Whether court can grant permission to adduce secondary evidence


Whether court can grant permission to adduce secondary evidence without recording satisfaction about existence of document?*

The   law   discussed   above   would   show   that   in   order   that

secondary evidence is admitted, form of the secondary evidence is not

material, it could be in any form as for example copy or duplicate copy of

the copy of the original document, oral evidence or any other form and

that   three   conditions,   which   constitute   foundational   facts,   must   be

fulfilled while pressing into service the provision of Section 65(c) of the

Indian Evidence Act, namely, (a) the original document is in existence

and has been executed by its executants, (b) it has been lost or destroyed

or  cannot   be   produced   in   reasonable   time   for   any  other   reason   not

arising   from   own   default   or   neglect   of   the   party   leading   secondary

evidence, and  (c) the copy is the true copy of the original.

If these conditions or any one of them are or is not proved,

the secondary evidence cannot be admitted.

  1. In the instant case, what has been done by the impugned

orders is only grant of permission to adduce secondary evidence.   The


secondary evidence, which is a copy of   photostat copy of the original

Will has not been admitted in evidence so far.   For such secondary

evidence to be admitted, the party interested in adducing the secondary

evidence would have to satisfy the above referred conditions by leading

necessary evidence in that regard.  So, the party would be required to be

given an opportunity to lead necessary evidence in order to satisfy the

Court about fulfilling of the necessary conditions so that the Will in

question can be admitted in evidence and marked as an exhibit.   That

stage has not reached so far.  As and when it reaches, the petitioners will

have all the opportunity to prove the respondent Nos.1 to 3 wrong or

satisfy the Court that the Will in question in fact does not exist and that it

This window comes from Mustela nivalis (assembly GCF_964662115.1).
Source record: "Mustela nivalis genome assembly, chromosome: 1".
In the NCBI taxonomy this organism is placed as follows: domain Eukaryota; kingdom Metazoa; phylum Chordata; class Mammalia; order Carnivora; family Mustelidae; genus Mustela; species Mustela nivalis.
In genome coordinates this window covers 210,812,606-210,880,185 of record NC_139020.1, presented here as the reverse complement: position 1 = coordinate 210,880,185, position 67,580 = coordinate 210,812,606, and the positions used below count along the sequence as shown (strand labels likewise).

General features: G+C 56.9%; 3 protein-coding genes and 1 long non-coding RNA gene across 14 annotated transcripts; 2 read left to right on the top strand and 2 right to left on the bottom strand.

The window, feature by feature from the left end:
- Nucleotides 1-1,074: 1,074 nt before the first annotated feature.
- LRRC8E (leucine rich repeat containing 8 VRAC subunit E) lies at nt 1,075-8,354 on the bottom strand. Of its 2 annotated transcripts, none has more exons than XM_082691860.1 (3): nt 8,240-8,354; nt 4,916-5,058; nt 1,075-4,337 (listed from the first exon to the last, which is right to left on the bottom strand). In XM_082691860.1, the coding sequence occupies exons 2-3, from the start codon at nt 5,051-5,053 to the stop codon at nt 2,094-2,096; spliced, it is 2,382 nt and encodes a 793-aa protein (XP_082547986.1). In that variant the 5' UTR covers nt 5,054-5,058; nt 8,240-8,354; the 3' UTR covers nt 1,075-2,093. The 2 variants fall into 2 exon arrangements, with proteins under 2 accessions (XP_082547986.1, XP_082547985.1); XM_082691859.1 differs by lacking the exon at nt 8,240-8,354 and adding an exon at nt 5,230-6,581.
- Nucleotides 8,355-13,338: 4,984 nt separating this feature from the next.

has never been executed by late Smt. Sushila.  Therefore, learned Joint

Civil   Judge,   Senior   Division   has   rightly   held   that,   by   allowing   the

application   granting   permission   to   adduce   secondary   evidence,   no

prejudice   would   be   caused   to   the   rights   of   the   petitioners.     The

petitioners would certainly have a right to controvert the respondent

Nos.1 to 3 as well as respondent No.4 when they will say, subject to

necessary pleadings, that the original Will dated 6.11.1997 is in existence

and has been lost for the reasons not known to them.  Therefore, failure

to record a clear cut finding regarding satisfaction of the Court about

existence   or   otherwise   of   the   Will   in   question   has   not   caused   any

prejudice to the rights of the petitioners and in fact recording of such a

finding at this stage would have been premature.  After all the parties are


required   to   be   given   full   opportunity   for   proving   their   respective

contentions and this is what seems to be the import and effect of the

impugned   orders.     Then,   giving   of   permission   to   adduce   secondary

evidence by itself would not lead to an inference that secondary evidence

has   been   admitted.     As   stated   earlier,   for   admitting   the   secondary

evidence  the  necessary conditions  must   be  fulfilled  and  the  stage  of

fulfillment of those conditions or otherwise is yet to arrive and will arrive

when the parties stand before the Court for adducing necessary evidence.




Smt. Sumati @ Asha w/o. Late Anil Subhedar,

Yashodhara w/o. Late Sunil Subhedar,

Aged adult,


DATE      :       16th SEPTEMBER, 2016.

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